Leaving Nepal with a heavy heart
I have just boarded a plane to Pakistan – a work and climbing trip I had planned for quite a while. It has been very difficultÂ to leave Nepal behind, however, despite the dire situation there it wasÂ also good to see that rebuilding efforts wereÂ going on,Â people were giving you a smile in the streets of KathmanduÂ and with the aftershocks becoming less and less, confidence was slowly coming back to theÂ people. Even the atmosphere at Boudha, the largest Buddhist stupa in Nepal and holiest Tibetan Buddhist temple outside Tibet, was calm and beautiful as always when we went there on the evening after full moon.
The road to recovery will be long and even though Nepal is receiving tons of aid at the moment, tourism is what the country needs to get its economy back up to speed. Not onlyÂ do the Nepalese have to deal with the grief for their relatives; broken or destroyed houses, loss of education due to a lot of damage to schools, and the dangers of the looming monsoon; many of them have completely lost their income.
My flight to Islamabad stopped over in Muscat, Oman and I was amazed to see that I was literally the only woman and the only non-Nepali face on that plane. It was packed with Nepalese workers going to the Gulf States in search of a better life and a better income to feed their families back home. â€œWe should launch a programme to train a lot of these workers in tourism,â€ I remember tour operator Raj GyawaliÂ say during the Tourism Recovery Meeting last Wednesday. It is crazy to see how many Nepalese leave the country every single day and given that Nepal currently needs every hand for its reconstruction efforts, it makes me sad to see that these Nepali workers are forced to leave their country to earn money in a place that often treats them as second-class citizens. The better life they were yearningÂ for oftenÂ remains a dream.
And of course, tourism has also ground to a halt after the two earthquakes. At the end of May, the streets of Thamel should have been buzzing with tourists and climbers coming back from the 8,000m peaks, but naturally they were not. Many shops have even remained closed due to the lack of customers browsing through the wares on offer.Â Many factories are also not back in operation, which is either due to damage to the building or to the workersâ€™ fear of more aftershocks. So it is not business as usual and the economy has stopped generating income â€“ and so have the people.
However, there is a lot of initiative going on in all sectors of the economy and representative in the tourism industry have come together to develop a strategy on how to get tourism back up to speed.
We all agree, of course, that now is not the right time to visit Nepal as the country is still rebuilding itself and with the looming monsoon, trekking or any outdoor stuff would not be fun anyway. However, we feel that visiting Nepal in the autumn season – starting in October 2015 – is absolutely possible.Â Letâ€™s bear in mind that out of Nepal’s 75 districts, only 14 were affected by the earthquake and even though some of the major trekking routes, such as Langtang and Manaslu have been hit hard, there are still plenty of regions that remain relatively unscathed, such as the Kangchenjunga region in the far east or Mustang and Humla and the north. I will definitely keep you posted but if youÂ choose your destination carefully, I am sure you will enjoy a trip to Nepal in the autumn. And it will definitely support the country’s economy and its people.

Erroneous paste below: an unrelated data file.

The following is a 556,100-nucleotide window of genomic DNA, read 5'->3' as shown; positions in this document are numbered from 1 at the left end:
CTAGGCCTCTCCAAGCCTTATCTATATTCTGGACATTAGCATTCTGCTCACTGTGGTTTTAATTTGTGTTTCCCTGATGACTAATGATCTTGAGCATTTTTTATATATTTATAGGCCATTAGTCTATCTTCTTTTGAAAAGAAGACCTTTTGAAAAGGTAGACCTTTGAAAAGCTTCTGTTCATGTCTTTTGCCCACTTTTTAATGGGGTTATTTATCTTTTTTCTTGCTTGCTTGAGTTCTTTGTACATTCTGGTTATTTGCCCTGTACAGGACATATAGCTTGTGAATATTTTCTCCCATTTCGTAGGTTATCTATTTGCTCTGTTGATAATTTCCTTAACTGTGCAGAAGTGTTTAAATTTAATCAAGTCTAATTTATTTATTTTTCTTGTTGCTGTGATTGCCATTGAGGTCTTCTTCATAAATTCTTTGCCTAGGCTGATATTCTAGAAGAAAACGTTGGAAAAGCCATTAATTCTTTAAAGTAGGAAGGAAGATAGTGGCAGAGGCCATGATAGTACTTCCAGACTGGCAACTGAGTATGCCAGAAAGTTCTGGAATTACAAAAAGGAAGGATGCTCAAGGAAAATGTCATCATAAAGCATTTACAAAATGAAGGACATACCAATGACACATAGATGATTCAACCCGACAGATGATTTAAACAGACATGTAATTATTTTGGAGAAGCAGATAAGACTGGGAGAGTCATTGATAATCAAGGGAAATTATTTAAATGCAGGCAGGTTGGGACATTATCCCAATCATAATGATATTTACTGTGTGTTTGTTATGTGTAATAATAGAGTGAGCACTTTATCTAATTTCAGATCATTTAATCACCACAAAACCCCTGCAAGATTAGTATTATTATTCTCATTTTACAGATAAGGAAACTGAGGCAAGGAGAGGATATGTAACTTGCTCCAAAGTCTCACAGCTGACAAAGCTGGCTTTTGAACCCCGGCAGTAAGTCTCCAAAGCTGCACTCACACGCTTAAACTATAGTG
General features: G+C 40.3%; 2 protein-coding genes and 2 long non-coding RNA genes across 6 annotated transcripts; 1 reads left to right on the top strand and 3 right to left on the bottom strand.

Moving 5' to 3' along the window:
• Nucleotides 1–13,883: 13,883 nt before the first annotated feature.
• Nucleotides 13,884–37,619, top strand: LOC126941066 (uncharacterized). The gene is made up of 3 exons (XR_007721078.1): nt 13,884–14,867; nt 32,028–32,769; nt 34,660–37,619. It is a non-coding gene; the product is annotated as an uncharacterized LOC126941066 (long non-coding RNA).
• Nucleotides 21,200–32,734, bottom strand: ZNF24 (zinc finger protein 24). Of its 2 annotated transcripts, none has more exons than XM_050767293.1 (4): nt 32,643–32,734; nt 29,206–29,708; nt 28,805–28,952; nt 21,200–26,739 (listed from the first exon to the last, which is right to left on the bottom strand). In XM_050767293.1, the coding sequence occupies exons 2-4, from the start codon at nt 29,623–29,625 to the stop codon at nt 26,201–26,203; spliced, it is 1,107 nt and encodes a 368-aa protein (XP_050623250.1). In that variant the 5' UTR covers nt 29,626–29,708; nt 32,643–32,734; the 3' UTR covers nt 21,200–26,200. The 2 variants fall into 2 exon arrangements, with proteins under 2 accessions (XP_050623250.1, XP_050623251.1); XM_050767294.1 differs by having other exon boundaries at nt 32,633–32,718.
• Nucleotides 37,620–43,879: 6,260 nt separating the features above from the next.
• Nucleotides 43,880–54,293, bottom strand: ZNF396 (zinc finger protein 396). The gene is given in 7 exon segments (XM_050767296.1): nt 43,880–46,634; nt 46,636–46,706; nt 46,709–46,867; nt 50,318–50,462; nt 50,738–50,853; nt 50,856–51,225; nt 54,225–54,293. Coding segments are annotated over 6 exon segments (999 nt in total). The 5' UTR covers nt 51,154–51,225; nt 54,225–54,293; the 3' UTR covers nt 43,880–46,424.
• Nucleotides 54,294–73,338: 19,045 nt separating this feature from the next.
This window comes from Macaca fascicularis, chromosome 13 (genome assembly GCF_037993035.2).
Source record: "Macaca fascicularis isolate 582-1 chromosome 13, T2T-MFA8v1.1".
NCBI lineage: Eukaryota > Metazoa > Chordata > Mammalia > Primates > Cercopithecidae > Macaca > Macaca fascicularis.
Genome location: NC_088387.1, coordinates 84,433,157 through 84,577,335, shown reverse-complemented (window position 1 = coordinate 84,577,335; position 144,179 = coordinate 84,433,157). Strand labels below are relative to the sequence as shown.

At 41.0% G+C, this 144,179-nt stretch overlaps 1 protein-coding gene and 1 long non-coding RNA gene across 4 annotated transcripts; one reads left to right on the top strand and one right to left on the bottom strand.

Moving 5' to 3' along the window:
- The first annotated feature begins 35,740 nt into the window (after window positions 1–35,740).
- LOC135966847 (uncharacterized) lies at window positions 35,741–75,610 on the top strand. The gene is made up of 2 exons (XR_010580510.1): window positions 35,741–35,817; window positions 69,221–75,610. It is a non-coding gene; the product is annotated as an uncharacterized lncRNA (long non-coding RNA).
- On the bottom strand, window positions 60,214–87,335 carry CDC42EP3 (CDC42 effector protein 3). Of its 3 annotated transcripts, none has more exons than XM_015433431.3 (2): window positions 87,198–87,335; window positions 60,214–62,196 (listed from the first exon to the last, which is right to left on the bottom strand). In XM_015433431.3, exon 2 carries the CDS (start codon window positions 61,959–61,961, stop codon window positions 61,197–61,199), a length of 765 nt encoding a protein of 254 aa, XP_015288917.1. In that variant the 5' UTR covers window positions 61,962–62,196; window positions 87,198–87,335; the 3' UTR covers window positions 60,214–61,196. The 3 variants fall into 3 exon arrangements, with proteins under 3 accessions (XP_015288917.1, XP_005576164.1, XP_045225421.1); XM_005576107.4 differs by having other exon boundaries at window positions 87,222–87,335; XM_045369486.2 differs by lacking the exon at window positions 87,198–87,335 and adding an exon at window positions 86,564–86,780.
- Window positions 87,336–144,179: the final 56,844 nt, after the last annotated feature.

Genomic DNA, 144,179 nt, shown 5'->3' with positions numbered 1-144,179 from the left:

And, if you look at these pictures you will see that some things are actually getting better in Kathmandu:
Well – and now I am offÂ to Broad Peak. It has been hard for me to decide whether it is the right thing to do given what has beenÂ happening in Nepal. However, after having spoken to many people and havingÂ been assured that ourÂ Sherpas were keen on going as they needed the income, I decided to stick to my original plan and embark on this climbing trip.
After working at the SDC office in Islamabad for one week, I am scheduled to fly to Skardu on 16th June from where we will take a jeep to Askole and start our eight-day-trek to base camp. Most of the peopleÂ on Russell’s expedition are actually attempting K2 – which at 8,611m is the second highest mountain in the world – but as this mountain is far beyond my abilities, I have opted for a lower option, which is Broad Peak. I guess that one of the great advantages of climbing Broad Peak as opposed to K2 is the fact that on your climb you get a great view of K2, which is probably one of the most beautiful mountains in the world while the K2 climbers can only gaze at the wide lump of Broad Peak ;-).
The 8,047m-peakÂ was first climbed by an Austrian expedition consisting of HermanÂ Buhl, the first ascender ofÂ Nanga Parbat in 1953, Kurt Diemberger, Markus Schmuck and Fritz Wintersteller. The sad story about this expedition was that Buhl never got to celebrate his first ascent of the 12ht highest peak in the world. After having completed Broad Peak, Buhl and Diemberger climbed the nearby Chogalisa â€“ an attempt Buhl had to pay with his life.
I will try and update my site as often as I can depending on communications in the Karakoram. But for now I wish you all a great summer and I hope that the people of Nepal will be strong, not lose hope and join forces to make Nepal stronger and more beautiful than ever.